Russian Hall of Fame
Russian Hall of Fame
The house where the Big Red Machine lives
The hockey museum was created as part of the Park of Legends project, which also includes the Ice Palace – this arena will host the 2016 IIHF Ice Hockey World Championship.
“We have long waited for our museum to open. But it only happens step-wise as the building is unique. It is already a hundred years old. The Likhacheva automobile factory used to be located there. We are restoring it and it needs time. We have only opened the lower floors,” said Olympic champion and six-time world champion, deputy director general of the Park of Legends, Vladimir Myshkin.
“But most importantly, we managed to open the Hall of Fame and the exposition for the World Championship for the 70-year anniversary of Russian ice hockey. There will be different events for the World Championship. The players of the Russian national team will be announced here on Wednesday. Many autograph sessions will be held here with famous hockey players. But this is just the beginning. We shall open the other halls later and in the end our Hall of Fame will be better than the one in Toronto.”
“Really?” two-times Olympic Champion and seven-times world champion Vyacheslav Fetisov asked Myshkin looking surprised at him. “I don’t know. Try. You have much to do for that.”
The great defender can actually compare – he has been accepted in the Hockey Hall of Fame in Toronto, the IIHF Hall of Fame and in the Russian Hall of Fame.
“It is a very important event for our country,” noted Fetisov. “It was impossible to create the museum until the veterans took the matter in hand. Their efforts brought up this Park of Legends and the great palace was built. And now we will have the most popular museum in Russia. Of course, we need time for that...”
A bold statement, given that Russia already has the Hermitage, the Diamond Fund, the Tretyakov Gallery. But if even a third of what was said becomes true, the museum will definitely be great.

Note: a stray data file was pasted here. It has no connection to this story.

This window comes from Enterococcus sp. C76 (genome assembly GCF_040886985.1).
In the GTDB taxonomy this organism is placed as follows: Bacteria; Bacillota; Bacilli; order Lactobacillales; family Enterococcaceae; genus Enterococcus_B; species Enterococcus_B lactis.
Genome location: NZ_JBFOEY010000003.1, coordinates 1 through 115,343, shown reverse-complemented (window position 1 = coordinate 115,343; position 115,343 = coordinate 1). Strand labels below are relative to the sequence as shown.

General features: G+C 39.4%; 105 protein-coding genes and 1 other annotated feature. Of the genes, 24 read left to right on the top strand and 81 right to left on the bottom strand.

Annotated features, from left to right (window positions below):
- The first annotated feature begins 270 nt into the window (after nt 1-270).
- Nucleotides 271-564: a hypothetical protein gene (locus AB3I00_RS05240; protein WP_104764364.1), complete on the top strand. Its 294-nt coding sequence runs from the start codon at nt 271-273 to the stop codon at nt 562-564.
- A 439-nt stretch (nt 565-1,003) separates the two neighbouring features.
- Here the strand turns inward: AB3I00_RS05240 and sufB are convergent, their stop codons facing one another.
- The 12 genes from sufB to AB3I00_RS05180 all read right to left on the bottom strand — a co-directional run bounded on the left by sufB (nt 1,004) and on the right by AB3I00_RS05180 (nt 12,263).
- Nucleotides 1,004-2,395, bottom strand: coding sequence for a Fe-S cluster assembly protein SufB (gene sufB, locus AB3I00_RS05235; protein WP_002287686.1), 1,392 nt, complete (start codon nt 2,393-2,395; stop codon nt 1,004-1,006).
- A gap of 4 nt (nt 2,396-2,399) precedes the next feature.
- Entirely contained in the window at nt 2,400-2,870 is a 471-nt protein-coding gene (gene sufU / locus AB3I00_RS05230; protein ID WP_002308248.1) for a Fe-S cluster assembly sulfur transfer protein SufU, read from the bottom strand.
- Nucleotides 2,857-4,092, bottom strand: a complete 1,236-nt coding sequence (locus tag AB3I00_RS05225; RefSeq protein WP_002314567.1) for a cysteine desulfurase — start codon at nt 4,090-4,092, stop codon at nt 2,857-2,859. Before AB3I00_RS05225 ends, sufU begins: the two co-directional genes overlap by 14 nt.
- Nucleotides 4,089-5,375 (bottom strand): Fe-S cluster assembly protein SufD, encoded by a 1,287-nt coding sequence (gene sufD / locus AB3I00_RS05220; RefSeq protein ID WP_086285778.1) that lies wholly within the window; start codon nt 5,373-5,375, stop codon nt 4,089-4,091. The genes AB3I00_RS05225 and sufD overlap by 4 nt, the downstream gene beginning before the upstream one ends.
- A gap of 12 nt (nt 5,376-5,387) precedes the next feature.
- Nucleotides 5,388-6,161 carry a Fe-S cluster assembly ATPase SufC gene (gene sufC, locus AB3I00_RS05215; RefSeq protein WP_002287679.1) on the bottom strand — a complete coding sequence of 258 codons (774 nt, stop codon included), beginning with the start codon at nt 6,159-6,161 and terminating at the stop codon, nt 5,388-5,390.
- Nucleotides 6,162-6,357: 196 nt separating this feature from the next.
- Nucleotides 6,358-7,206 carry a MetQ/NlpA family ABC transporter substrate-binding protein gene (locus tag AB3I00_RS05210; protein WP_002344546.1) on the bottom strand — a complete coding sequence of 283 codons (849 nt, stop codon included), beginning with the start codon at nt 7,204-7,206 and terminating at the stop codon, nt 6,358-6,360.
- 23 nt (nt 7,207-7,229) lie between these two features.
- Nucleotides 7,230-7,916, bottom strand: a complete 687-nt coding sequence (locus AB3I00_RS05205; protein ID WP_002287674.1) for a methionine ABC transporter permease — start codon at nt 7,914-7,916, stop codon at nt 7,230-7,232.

“Every year, the advisory board will choose no more than three new members into our Hall of Fame. The selection will include six categories: players, coaches, referees, functionaries, journalists and public figures who helped the development of hockey,” Fetisov said. “Each member of the board has the right to nominate no more than three representatives from all categories once a year.”
13 people can elect new members: Alexander Yakushev, Vyacheslav Fetisov, Vladislav Tretiak, Alexei Kasatonov, Sergei Makarov, Pavel Bure, Vitali Davydov, Boris Mikhailov, Alexander Kozhevnikov, Zinetula Bilyaletdinov, Vyacheslav Bykov, Vsevolod Kukushkin and Sergei Gimayev. The ceremony will be held once a year – two weeks before the IIHF Ice Hockey World Championship. This year it will be held in summer before the beginning of the KHL season.
The exhibition “The Red Machine. Race for gold” has been opened on the second floor. The press was led by Vsevolod Kukushkin, a famous journalist who presented his book with the same name – “The Red Machine”.
“Do you know how this nickname, which got tied to our hockey, got to be?” asked Kukushkin. “It happened in January 1983. Our players were finishing their tour in North America. They arrived in Minneapolis. We open the papers and see the headline: ‘The Red Machine rolled down on us.’
“Head Coach Viktor Tikhonov got angry: ‘Why are we compared to a machine? We are people!’ And our players arrived for an American football game, the Minnesota Vikings were playing. I tell him: ‘Why are you asking me? Here is the journalist who wrote the article, sitting right here.’
“’Call him!’ shouted Tikhonov. The American reporter came over and explained that there was a baseball team in Detroit, which was called the Red Machine. Because Detroit is the city of motors and this club plays really well as a perfect mechanism. That is where this nickname came from. ‘Aha,’ Tikhonov said. ‘If that is the case, then, fair enough.’
“Only then, in his next article, the journalist called us ‘The Big Red Machine’, so as not to mistake us with the baseball team of Detroit.”
Kukushkin also told about a different Tikhonov, about Alexander, a four-time Olympic champion in biathlon.
“Can you see the fur-coat in the corner? Vladimir Petrov gave it to us. The Russian national team went around in fur-coats for the Olympic Games of 1972 in Sapporo. The whole world saw how everyone was dressed for the opening ceremony of the Winter Games. Our team looked like the richest of them all.
“It was hot. These fur coats were piled up in the dressing room. Once, Alexander Tikhonov got into the pile. He hid there because he really wanted to see how the Soviet national team prepares and what it is told by the coach. Tikhonov was ultimately discovered and he was even brought to the bench. He was standing there. The game was on. Yevgeni Mishakov came over and screamed out loud: ‘Give me a stick! Quick!’ Tikhonov was so excited that he took the first stick he found and handed it to our forward. The latter went on for an attack, scored, came back to the bench... and swore at him. Because the stick was with a right bend of the hook, and Mishakov played with a left bend for his whole life. That is how it is!”
During the World Championship any fan can visit the Hall of Fame Museum. It is very easy to find since the building on the right hand side of the central entrance to the Ice Palace.
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